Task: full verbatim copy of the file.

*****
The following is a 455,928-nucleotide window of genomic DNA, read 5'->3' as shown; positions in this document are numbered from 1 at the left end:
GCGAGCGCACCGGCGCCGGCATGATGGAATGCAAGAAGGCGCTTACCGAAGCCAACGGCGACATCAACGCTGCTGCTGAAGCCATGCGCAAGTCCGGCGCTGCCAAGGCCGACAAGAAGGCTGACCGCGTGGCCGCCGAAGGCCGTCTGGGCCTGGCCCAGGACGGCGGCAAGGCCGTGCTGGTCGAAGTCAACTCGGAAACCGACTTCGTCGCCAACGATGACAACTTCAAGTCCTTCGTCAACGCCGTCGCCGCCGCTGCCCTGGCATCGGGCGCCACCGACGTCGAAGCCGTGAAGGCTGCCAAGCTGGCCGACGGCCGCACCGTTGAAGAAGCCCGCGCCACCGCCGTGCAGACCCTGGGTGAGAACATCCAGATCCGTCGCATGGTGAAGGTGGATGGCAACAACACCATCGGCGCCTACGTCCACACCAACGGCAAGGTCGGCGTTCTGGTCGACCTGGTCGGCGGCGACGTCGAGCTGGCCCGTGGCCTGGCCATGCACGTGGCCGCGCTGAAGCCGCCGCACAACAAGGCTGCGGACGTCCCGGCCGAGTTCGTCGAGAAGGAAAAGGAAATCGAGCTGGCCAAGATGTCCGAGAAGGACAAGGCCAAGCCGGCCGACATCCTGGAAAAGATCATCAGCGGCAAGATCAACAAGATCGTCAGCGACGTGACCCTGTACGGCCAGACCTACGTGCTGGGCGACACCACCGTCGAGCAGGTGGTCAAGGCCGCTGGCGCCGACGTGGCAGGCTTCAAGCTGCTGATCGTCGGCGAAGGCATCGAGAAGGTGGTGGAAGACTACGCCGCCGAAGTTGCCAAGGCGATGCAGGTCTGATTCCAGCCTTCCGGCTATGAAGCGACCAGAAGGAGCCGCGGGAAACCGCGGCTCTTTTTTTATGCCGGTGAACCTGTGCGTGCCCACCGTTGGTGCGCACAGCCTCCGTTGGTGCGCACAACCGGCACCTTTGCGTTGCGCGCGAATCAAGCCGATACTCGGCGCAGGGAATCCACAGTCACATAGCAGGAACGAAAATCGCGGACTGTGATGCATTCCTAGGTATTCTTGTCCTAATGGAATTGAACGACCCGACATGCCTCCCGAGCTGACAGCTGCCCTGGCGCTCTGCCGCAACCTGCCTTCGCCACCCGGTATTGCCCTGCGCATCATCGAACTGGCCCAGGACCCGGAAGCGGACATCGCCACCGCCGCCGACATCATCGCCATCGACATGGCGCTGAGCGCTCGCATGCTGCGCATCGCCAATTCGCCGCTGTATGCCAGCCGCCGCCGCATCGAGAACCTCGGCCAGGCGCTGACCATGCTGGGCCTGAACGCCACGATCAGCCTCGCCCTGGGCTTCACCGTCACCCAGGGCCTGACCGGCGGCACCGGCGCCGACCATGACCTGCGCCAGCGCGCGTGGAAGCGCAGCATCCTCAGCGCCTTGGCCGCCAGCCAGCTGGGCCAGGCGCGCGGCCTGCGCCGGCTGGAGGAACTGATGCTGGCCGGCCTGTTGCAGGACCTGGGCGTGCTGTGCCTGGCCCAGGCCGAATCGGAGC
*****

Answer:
The following is a 455,928-nucleotide window of genomic DNA, read 5'->3' as shown; positions in this document are numbered from 1 at the left end:
GCGAGCGCACCGGCGCCGGCATGATGGAATGCAAGAAGGCGCTTACCGAAGCCAACGGCGACATCAACGCTGCTGCTGAAGCCATGCGCAAGTCCGGCGCTGCCAAGGCCGACAAGAAGGCTGACCGCGTGGCCGCCGAAGGCCGTCTGGGCCTGGCCCAGGACGGCGGCAAGGCCGTGCTGGTCGAAGTCAACTCGGAAACCGACTTCGTCGCCAACGATGACAACTTCAAGTCCTTCGTCAACGCCGTCGCCGCCGCTGCCCTGGCATCGGGCGCCACCGACGTCGAAGCCGTGAAGGCTGCCAAGCTGGCCGACGGCCGCACCGTTGAAGAAGCCCGCGCCACCGCCGTGCAGACCCTGGGTGAGAACATCCAGATCCGTCGCATGGTGAAGGTGGATGGCAACAACACCATCGGCGCCTACGTCCACACCAACGGCAAGGTCGGCGTTCTGGTCGACCTGGTCGGCGGCGACGTCGAGCTGGCCCGTGGCCTGGCCATGCACGTGGCCGCGCTGAAGCCGCCGCACAACAAGGCTGCGGACGTCCCGGCCGAGTTCGTCGAGAAGGAAAAGGAAATCGAGCTGGCCAAGATGTCCGAGAAGGACAAGGCCAAGCCGGCCGACATCCTGGAAAAGATCATCAGCGGCAAGATCAACAAGATCGTCAGCGACGTGACCCTGTACGGCCAGACCTACGTGCTGGGCGACACCACCGTCGAGCAGGTGGTCAAGGCCGCTGGCGCCGACGTGGCAGGCTTCAAGCTGCTGATCGTCGGCGAAGGCATCGAGAAGGTGGTGGAAGACTACGCCGCCGAAGTTGCCAAGGCGATGCAGGTCTGATTCCAGCCTTCCGGCTATGAAGCGACCAGAAGGAGCCGCGGGAAACCGCGGCTCTTTTTTTATGCCGGTGAACCTGTGCGTGCCCACCGTTGGTGCGCACAGCCTCCGTTGGTGCGCACAACCGGCACCTTTGCGTTGCGCGCGAATCAAGCCGATACTCGGCGCAGGGAATCCACAGTCACATAGCAGGAACGAAAATCGCGGACTGTGATGCATTCCTAGGTATTCTTGTCCTAATGGAATTGAACGACCCGACATGCCTCCCGAGCTGACAGCTGCCCTGGCGCTCTGCCGCAACCTGCCTTCGCCACCCGGTATTGCCCTGCGCATCATCGAACTGGCCCAGGACCCGGAAGCGGACATCGCCACCGCCGCCGACATCATCGCCATCGACATGGCGCTGAGCGCTCGCATGCTGCGCATCGCCAATTCGCCGCTGTATGCCAGCCGCCGCCGCATCGAGAACCTCGGCCAGGCGCTGACCATGCTGGGCCTGAACGCCACGATCAGCCTCGCCCTGGGCTTCACCGTCACCCAGGGCCTGACCGGCGGCACCGGCGCCGACCATGACCTGCGCCAGCGCGCGTGGAAGCGCAGCATCCTCAGCGCCTTGGCCGCCAGCCAGCTGGGCCAGGCGCGCGGCCTGCGCCGGCTGGAGGAACTGATGCTGGCCGGCCTGTTGCAGGACCTGGGCGTGCTGTGCCTGGCCCAGGCCGAATCGGAGC